What’s wrong with duping the voters with a totally false image?

Today’s SST report about Crosby/Textor’s role in the National camp is deeply disturbing, whatever spin the Tories try to put on it. The notorious Australian practitioners of the darkest political arts are still with us, doing their utmost to pervert the democratic process and sell us a false Bill of Goods, courtesy of John Key.

Despite attempts by Key and his team to keep their role secret, we find that C/T have been employed these last two years to shape Key’s image and advise on National’s messages and tactics.

The Nats’ will ask, “What’s wrong with that?” Well, true, it’s not illegal to employ spin doctors, and just about every political organisation that can afford to, does. The problem is with the tactics that are used and how far you go in spreading lies and deceipt, and hiding what you have on offer from the voters.

C/T are the ugliest, most ruthless, dirtiest-fighting political mongrels this side of Karl Rove. Of course it’s wrong. Otherwise, why would Key & co go to such lengths to hide their association with these people?

We’re not talking about air-brushing the leader’s picture here. It’s about appealing to basest prejudice, about constructing completely misleading images of opponents and clients… stuff like Textor’s push-polling. In 1995, for example, Canberra voters were asked whether they would be more or less likely to vote for her knowing she had publicly stated she supported the right to abortion up to the ninth month of pregnancy. Which she hadn’t.

Or spreading false rumours about London mayor Ken Livingstone having three “secret” children and the hiring an Islamic extremist to his staff.

This is the sort of thing that National would have you believe is “business as usual” and acceptable. It’s not. And that’s why this revelation has the potential to damage “Brand Key”.

In terms that C/T would use, it opens up the doubt in many ordinary voters’ minds that Key isn’t the decent, aw-shucks (albeit mega-wealthy) bloke they thought they knew. Rather, he’s devious and unprincipled, the sort of man who stoops to hire liars and racists when he should be telling them to fuck off.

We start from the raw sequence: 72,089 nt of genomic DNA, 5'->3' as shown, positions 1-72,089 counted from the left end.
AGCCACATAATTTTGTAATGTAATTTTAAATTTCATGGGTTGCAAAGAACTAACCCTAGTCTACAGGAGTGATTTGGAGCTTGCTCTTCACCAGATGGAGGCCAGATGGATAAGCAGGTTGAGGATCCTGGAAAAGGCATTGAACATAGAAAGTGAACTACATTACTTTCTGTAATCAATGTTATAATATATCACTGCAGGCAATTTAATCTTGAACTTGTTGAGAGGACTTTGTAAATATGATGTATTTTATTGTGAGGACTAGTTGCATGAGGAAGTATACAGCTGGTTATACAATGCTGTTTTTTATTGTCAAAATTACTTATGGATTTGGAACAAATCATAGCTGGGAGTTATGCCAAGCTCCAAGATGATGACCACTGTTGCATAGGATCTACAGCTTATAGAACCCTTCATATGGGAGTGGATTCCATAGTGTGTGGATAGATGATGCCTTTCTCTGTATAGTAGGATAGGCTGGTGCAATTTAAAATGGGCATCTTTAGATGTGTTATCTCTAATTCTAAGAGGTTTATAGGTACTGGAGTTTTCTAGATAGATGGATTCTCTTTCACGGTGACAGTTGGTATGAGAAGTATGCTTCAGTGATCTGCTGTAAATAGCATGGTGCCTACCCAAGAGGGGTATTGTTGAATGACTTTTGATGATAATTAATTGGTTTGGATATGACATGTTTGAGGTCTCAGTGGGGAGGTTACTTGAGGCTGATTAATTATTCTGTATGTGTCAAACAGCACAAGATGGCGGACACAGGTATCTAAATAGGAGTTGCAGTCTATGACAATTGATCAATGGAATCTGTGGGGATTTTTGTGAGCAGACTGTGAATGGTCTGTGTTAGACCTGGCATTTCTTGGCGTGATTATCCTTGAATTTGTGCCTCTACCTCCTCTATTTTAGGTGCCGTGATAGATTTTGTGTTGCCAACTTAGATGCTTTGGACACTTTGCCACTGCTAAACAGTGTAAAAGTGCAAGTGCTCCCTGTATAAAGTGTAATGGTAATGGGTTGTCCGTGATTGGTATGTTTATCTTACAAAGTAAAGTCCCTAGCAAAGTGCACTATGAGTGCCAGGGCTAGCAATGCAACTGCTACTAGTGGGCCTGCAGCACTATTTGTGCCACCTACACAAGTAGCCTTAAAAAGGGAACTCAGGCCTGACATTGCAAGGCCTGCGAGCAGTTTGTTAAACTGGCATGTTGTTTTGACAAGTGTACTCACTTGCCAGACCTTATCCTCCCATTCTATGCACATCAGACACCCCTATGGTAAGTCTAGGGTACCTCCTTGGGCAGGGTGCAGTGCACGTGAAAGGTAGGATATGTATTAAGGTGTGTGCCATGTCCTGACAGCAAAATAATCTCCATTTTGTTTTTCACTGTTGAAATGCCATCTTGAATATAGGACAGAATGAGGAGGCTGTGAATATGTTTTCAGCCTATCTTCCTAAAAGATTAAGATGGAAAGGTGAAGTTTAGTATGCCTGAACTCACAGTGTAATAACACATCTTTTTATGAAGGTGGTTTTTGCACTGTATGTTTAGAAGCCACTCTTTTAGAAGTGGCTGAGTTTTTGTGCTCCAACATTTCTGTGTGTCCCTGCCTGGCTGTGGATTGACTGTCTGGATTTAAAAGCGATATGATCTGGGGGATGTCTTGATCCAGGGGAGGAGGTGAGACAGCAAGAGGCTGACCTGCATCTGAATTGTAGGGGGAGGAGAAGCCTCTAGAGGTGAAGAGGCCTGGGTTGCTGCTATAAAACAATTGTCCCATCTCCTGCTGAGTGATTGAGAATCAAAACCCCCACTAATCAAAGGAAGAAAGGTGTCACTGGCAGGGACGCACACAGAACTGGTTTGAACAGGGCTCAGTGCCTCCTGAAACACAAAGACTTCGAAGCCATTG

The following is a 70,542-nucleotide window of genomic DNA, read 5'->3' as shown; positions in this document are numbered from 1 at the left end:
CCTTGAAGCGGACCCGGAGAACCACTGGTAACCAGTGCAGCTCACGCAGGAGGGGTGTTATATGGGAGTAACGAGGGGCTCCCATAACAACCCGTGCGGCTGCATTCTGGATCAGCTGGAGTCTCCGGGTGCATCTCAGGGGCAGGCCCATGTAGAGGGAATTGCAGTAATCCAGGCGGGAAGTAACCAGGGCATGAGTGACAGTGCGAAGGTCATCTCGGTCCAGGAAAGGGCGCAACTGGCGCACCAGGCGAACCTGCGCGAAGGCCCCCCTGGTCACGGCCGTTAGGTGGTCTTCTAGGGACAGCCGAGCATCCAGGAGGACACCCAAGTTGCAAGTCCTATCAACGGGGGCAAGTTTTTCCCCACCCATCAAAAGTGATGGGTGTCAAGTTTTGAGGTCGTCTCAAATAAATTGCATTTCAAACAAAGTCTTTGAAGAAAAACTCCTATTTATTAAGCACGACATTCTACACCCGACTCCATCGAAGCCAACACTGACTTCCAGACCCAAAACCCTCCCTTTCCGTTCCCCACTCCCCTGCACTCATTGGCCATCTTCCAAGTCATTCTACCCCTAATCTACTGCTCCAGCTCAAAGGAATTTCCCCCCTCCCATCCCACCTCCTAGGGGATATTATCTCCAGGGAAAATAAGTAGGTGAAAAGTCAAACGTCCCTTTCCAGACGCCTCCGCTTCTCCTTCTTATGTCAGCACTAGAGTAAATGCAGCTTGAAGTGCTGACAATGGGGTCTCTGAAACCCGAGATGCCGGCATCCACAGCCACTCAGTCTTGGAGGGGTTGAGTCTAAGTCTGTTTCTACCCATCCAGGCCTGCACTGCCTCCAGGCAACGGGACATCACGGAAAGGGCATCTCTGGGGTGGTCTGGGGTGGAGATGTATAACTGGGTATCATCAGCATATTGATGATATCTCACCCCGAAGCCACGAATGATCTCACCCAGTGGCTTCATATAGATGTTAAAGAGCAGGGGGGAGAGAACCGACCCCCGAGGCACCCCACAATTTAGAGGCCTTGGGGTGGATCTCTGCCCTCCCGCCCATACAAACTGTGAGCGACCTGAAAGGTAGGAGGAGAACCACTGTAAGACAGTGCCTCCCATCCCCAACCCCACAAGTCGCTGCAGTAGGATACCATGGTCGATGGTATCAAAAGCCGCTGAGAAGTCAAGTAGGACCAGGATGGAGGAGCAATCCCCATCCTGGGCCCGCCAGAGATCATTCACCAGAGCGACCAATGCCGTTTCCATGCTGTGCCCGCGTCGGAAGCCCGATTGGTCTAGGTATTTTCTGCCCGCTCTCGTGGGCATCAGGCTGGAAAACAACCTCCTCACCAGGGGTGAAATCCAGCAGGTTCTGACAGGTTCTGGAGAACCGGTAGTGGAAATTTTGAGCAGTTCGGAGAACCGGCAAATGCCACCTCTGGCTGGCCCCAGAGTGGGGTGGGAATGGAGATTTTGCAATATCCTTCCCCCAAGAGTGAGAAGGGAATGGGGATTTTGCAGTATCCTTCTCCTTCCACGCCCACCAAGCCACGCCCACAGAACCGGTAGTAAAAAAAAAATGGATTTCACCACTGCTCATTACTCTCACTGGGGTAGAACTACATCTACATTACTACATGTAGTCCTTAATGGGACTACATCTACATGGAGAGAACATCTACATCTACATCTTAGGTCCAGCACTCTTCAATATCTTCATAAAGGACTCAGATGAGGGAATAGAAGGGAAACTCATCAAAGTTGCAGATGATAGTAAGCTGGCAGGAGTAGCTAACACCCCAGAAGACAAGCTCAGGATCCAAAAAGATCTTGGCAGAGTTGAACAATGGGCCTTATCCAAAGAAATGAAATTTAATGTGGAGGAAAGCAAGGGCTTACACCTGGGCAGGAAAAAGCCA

[There’s a good debate on this on the Standard. Also, Russell Brown at Hard News on the “sulphurous presence”.]

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9 Responses to “What’s wrong with duping the voters with a totally false image?”

  1. MacDoctor Says:

    Yay, it’s Nicky Hagar’s latest conspiracy theory! The Nats are in league with the devil! Bad Key! Naughty Bill!!

    Zzzzzzzzzzzzzzzzzzzzzz. Wake me when you have evidence, instead of innuendo, JP.

  2. Steve Withers Says:

    jp: Agreed. Key’s and National’s manipulation of the darker side of the Kiwi psyche for electoral advantage by following cynical methods originating with Bush’s GOP in the US is cause for serious concern. We do not want to go that way here.

    macdoctor: Save it. This is no theory. Delude yourself if you like, it’s your choice. Hager has this one nailed down tight just as he had the “Hollow Men” nailed using National’s own e-mails. You can deny reality if it pleases you. Clearly – on the record – that IS what tories do these days.

  3. MacDoctor Says:

    Steve:

    Being called delusional by you is highly amusing. All Hager can prove is that Key has used Crosby & Textor for campaign advice. So what? Apart from some push polling 13 years ago (wooo, hanging offense), everything else you have on Crosby & Textor is scuttlebutt. It’s just more blown up conspiracy theory with no hard evidence. It’s about as meaningful as Robert Mugabe’s presidential acceptance speech.

    So National use spin doctors. SHOCK! HORROR!

  4. AndrewE Says:

    I have to admit that I find it very hard to get worked up about this. Hager’s credibility is pretty low and even if it was true, so what?

  5. jafapete Says:

    AndrewE: “even if it was true, so what?”

    This: Campaigning is never entirely clean, but deliberately spreading absolute lies about your opponents in order to scare the voters into voting on the basis of totally false images undermines the democratic process. Hence the question I used to head the post.

  6. AndrewE Says:

    As far as I can it seems that all the parties are indulging in spreading lies about their opponents.

  7. higherstandard Says:

    Ah

    What lies and deceit have been spread about the current government by C&T or National …… got a link for that ?

  8. Ari Says:

    Since when is Hager’s credibility pretty low? Just because he’s broken similar stories before doesn’t mean this one is less likely to be true. In fact, given that the stories were well-researched and solid before, I would say that actually gives us MORE reason to trust Hager.

  9. Inventory2 Says:

    Ari – what was arguably Hager’s biggest story, the 2005 election, was based on information which had been illegally obtained (whether from leaked e-mails or stolen hard copies), but which he chose to use for both political and personal gain. It’s a bit rich that he is again trying to take the moral high ground here.

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